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#1 bobsmith76   User is offline

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How do you kill a forked process?

Posted 12 October 2018 - 06:55 AM

This algorithm is literally the most amazing algorithm I've ever found. It will speed up any algorithm from as high as 3000 times to as low as 300. I have a program which now takes 3 hours whereas formally it would have taken 38 days and the program could easily get much bigger in the future. It could be the case that this algorithm is specific to Macs since I read somewhere that Macs are good at forking but I'm not certain. In any case, my problem is that I cannot stop this program once it starts. I have to kill the process from the activity monitor and since there are five processes running it takes quite a while to do this and is somewhat tedious. Plus I can only check that the process is done by putting pickles in a folder and then periodically checking the size of the folder, then killing the process once all of the files I want are created.


import os
p = print
def main_fork(func, total, *args):
    for i in range(5):
        p(i)
        start1, stop1 = 0, 0
        if total != -1:
            start1, stop1 = divide_range(5, total, i)
        newpid = os.fork()

        if newpid == 0:
            child(func, *args, start = start1, stop = stop1, fork_num = i, debug = False)


def child(func, *args, **kwargs):
    func(*args, **kwargs)
    os._exit(0)

def divide_range(divisions: int, total: int, idx: int):
    sec = total // divisions
    start = idx * sec
    if total % divisions != 0 and idx + 1 == divisions:
        stop = total
    else:
        stop = start + sec
    return start, stop




Here's the algorithm I use to determine that the job is complete. I don't have any questions about this one. I just post it here so that you understand what I'm talking about.

def fold_len(fold, limit):
    last_num = 0
    while True:
        fold2 = os.listdir(fold)
        b = len(fold2)
        p (B)/>/>
        if b > limit:
            p ('kill now')
            return
        time.sleep(5)
        total = b - last_num
        if total != 0:
            minutes = (limit / (total/5)) / 60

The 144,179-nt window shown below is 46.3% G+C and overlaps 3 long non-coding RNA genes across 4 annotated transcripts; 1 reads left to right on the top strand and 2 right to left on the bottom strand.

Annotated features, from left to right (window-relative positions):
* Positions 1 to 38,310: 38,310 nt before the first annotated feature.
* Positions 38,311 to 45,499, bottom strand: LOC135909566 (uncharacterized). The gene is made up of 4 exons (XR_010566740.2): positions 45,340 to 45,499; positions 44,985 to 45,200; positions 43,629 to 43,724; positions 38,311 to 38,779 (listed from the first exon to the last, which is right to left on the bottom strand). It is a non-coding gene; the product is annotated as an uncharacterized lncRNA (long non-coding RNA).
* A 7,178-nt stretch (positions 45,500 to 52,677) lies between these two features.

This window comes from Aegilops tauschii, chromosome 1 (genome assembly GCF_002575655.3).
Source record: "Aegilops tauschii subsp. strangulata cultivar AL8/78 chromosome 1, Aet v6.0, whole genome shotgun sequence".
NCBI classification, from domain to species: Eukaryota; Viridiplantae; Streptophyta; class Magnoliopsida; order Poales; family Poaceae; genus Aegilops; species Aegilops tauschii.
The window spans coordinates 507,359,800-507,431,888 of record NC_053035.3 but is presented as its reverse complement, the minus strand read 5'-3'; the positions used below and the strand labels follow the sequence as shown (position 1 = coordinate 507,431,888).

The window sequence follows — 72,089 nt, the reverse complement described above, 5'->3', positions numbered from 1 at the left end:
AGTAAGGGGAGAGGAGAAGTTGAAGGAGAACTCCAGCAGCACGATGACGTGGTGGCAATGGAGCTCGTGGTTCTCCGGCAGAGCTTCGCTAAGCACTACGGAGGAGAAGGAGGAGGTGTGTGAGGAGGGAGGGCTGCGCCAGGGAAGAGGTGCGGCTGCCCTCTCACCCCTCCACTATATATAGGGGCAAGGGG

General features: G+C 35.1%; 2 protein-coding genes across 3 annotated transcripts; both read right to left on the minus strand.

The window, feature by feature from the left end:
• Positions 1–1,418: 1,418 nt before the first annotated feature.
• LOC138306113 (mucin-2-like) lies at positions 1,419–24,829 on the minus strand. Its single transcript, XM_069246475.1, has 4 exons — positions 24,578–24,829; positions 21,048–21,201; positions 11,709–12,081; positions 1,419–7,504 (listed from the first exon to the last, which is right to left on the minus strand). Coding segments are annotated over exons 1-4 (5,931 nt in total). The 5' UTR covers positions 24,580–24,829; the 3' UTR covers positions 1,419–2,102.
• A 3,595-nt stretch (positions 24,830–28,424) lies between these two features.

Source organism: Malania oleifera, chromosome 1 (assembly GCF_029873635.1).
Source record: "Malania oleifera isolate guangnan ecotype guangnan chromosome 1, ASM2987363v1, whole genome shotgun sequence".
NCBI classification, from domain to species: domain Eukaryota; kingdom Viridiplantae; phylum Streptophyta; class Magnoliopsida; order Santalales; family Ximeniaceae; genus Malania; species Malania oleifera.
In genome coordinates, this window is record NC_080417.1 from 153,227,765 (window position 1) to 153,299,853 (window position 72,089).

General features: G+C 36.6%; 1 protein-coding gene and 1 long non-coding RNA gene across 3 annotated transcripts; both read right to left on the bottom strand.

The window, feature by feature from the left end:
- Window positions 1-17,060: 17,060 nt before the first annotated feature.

p (f"minutes {minutes}")
        last_num = b



I would think that the way to kill the process would be to use the kill method:

os.kill



But I can't figure out how to adjust my syntax in order to get that to work.

I have some other questions. When I use 5 forks it revs the CPU up to 60% provided I close all other applications. When I use 8 forks I get no additional speed. Why? My next question is that by using multiprocess you can speed up an algorithm by 3 times, at least on my computer you can. Here again, the more multiprocesses you use results in no added speed. Why? 3 multiprocesses are just as fast as 8.

I'm also thinking what if for each fork I use 3 multiprocesses? Would this speed things up even more? Here is my code:

from multiprocessing import Process as process

def use_mult_process(func, *args, **kwargs):
    # 5 multiprocesses speed up by factor of 3 for count 2 million
    process_list = []
    fstart = kwargs['start']
    fstop = kwargs['stop']
    num = 5
    for i in range(num):
        p (f"mproces {i}")
        start, stop = divide_range_nonzero(num, fstart, fstop, i)
        kwargs['start'] = start
        kwargs['stop'] = stop
        q = process(target=func, args=args, kwargs=kwargs)
        q.start()
        process_list.append(q)

    for q in process_list:
        q.join()



def fork_n_mprocess(func, total, *args):
    for i in range(5):
        p(i)
        start1, stop1 = 0, 0
        if total != -1:
            start1, stop1 = vgf.divide_range(5, total, i)
        newpid = os.fork()

        if newpid == 0:
            child_process(func, *args, start = start1, stop = stop1, debug = False)


def child_process(func, *args, **kwargs):
    use_mult_process(func, *args, **kwargs)
    os._exit(0)

def divide_range_nonzero(divisions: int, start: int, stop: int, idx: int):
    total = stop - start
    fstart, fstop = divide_range(divisions, total, idx)
    return fstart + start, fstop + stop


def divide_range(divisions: int, total: int, idx: int):
    sec = total // divisions
    start = idx * sec
    if total % divisions != 0 and idx + 1 == divisions:
        stop = total
    else:
        stop = start + sec
    return start, stop




Although this code now revs the CPU up to 100% it results in no additional speed. It is just as fast without the multiprocess. Why?

This post has been edited by bobsmith76: 12 October 2018 - 06:56 AM


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Replies To: How do you kill a forked process?

#2 modi123_1   User is online

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Re: How do you kill a forked process?

Posted 12 October 2018 - 06:59 AM

Quote

I have a program which now takes 3 hours whereas formally it would have taken 38 days

Curious - what task is taking 38 days, and what app is cool running it for that long?
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